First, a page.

A Bloody Good Time 06.23.11: Top Ten Worst Horror Movie Endings
Opening Logo courtesy of Benjamin J. Colón (Soul Exodus)
Welcome to A Bloody Good Time. Last week I looked at the straight-to-video serial killer film crazy that took place early in the 00’s. Let’s look at some feedback before we continue.
Drew asks: From what I heard, isn’t “The girl next door” based mostly on a real case? I also recall hearing it’s not an easy sit, not because it’s bad (actually heard real good things) but because it’s a truly disturbing film.
Yes, you’re right. It’s mostly based on the case of Sylvia Likens. However, the woman who eventually murdered her wasn’t a serial killer, and the film came out after the time period I was talking about. You also heard right, it is not easy to watch. It’s one of the rare horror movies that I won’t watch again. It’s not bloodier than anything you see these days, but it’s just uncomfortable to watch, especially knowing this actually happened. As someone else in the comments pointed out, An American Crime is based on the same story. It’s not as effective of a film, though.
BB says: you didn’t mention Henry, Portrait of a Serial Killer. i thought the movie was okay. i do believe it went straight to video. the acting was mediocre, but it really gave you the gist of what henry lee lucas and his borderline retarted sidekick otis were up to. the one thing about the film that is most disturbing is that it shows a ‘good’ side to henry, making the monster seem a bit human.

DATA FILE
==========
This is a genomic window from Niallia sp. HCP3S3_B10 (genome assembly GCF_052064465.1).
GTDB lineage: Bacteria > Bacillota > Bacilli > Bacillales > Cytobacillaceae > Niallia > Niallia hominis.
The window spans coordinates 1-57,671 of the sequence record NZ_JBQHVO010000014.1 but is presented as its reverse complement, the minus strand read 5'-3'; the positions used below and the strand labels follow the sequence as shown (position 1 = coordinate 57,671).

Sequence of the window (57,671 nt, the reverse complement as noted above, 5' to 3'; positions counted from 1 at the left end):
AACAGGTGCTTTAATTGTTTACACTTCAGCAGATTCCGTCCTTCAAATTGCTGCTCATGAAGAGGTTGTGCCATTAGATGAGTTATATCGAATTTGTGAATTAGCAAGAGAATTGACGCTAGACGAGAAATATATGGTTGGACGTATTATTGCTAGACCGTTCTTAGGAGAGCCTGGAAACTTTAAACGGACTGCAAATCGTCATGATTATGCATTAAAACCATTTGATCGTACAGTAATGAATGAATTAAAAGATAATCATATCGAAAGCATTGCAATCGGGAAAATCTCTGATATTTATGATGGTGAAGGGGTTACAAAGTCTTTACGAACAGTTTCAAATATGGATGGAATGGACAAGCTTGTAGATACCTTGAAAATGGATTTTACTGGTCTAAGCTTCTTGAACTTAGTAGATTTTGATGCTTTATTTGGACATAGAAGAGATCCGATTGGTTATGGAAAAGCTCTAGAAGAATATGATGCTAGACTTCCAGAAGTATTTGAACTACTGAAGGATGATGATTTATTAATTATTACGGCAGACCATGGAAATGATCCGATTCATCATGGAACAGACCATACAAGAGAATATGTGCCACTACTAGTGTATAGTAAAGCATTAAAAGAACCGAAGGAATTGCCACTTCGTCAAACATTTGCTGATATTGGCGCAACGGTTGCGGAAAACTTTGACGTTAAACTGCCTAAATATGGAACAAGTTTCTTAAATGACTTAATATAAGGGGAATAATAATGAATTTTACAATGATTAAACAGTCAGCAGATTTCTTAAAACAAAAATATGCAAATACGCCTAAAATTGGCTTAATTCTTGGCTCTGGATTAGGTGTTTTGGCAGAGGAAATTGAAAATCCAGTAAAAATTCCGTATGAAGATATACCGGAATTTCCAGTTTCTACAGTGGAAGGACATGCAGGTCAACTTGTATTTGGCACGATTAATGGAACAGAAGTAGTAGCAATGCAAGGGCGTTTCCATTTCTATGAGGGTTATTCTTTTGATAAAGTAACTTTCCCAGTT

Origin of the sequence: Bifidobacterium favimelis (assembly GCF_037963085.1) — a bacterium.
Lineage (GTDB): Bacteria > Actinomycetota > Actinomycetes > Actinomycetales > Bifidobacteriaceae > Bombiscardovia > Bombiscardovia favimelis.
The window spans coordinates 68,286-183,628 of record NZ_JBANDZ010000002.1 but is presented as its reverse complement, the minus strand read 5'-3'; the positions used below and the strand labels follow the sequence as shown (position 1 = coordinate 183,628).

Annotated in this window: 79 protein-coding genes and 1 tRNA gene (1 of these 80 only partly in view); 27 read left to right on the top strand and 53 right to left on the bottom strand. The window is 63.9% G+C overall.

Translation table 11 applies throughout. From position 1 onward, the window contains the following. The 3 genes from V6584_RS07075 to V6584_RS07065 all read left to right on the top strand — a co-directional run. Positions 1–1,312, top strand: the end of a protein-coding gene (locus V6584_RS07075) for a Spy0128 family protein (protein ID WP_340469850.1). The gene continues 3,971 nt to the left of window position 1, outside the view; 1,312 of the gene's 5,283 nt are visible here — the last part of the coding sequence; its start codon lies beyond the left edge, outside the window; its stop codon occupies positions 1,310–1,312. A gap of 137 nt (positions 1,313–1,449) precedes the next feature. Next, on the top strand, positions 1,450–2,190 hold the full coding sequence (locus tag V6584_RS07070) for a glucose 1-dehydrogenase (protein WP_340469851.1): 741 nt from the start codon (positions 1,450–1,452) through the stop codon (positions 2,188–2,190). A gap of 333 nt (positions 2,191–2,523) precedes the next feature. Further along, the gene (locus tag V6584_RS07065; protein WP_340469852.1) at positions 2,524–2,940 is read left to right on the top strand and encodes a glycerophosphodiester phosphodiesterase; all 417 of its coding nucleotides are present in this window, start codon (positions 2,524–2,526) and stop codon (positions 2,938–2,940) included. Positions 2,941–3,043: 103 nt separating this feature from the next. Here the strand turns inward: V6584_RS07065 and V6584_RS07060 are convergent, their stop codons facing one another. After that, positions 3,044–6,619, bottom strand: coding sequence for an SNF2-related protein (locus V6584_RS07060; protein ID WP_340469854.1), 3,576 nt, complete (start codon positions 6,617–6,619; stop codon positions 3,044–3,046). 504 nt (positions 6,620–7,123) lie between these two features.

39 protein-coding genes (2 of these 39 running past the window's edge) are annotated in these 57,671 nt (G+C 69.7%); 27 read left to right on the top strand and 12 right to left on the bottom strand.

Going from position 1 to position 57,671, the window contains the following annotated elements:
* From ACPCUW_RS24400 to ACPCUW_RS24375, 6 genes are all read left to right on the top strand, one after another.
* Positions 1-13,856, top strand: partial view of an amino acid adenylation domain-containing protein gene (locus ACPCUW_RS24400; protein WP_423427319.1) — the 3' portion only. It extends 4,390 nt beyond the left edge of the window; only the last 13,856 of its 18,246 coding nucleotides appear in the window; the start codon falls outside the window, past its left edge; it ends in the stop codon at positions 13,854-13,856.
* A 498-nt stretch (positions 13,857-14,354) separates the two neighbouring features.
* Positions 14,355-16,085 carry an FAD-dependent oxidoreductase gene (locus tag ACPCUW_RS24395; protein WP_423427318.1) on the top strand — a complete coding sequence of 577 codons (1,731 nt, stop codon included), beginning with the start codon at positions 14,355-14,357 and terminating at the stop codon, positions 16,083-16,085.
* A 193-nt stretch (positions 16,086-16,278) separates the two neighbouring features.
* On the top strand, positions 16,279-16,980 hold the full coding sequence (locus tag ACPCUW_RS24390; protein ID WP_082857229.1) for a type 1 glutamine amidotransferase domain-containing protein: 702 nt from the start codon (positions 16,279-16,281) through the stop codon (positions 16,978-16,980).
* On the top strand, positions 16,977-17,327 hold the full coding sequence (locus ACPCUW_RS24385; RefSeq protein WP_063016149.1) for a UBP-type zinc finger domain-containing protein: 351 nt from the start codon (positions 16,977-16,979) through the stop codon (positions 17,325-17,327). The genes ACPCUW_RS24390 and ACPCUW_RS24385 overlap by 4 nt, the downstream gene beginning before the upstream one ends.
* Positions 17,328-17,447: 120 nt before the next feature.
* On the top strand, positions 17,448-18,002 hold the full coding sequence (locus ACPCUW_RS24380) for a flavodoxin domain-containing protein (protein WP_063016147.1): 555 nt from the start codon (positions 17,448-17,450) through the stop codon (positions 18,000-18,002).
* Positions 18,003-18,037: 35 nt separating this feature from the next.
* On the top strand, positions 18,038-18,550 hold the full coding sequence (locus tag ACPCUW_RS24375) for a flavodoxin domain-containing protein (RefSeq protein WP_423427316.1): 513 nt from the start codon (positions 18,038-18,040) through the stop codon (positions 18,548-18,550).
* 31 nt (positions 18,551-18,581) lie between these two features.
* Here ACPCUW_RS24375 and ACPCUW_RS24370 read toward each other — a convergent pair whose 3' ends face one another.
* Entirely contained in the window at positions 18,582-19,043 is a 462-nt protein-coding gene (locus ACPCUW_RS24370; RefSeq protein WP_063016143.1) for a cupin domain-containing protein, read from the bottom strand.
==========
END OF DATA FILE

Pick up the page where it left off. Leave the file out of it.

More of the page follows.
The reason I didn’t include it was because it came out in the 80’s, and I wasn’t talking about anything that didn’t fall in that very specific time period. Henry is a great character study though, and both Michael Rooker and Tom Towles give excellent performances.
Dr. Doctor continues a Wolf Creek debate: “The actual killing stuff is okay, but it takes forever to get there.” Generally referred to as a “slow burn” or “building of suspense/tension” Jesus.
The problem is that there is no suspense or tension built. It’s just a few people having conversations with someone who may or may not be crazy. Add in the fact that the victims are dull and uninteresting and the guy playing the killer is comical in his over-the-top performance and I just don’t care by the time it gets to anything that might be considered “horrific”.
Guest#9817 asks: Any movies out there about Arthur Shawcross? He’s from my neck of the woods, and I would be interested in seeing a movie about him if one exists.
Quick check of wikipedia says no, and I personally haven’t seen any. If I come across one, I can always post about it on here. I’d wager the reason is because he’s not as well known as others and less likely to earn any money.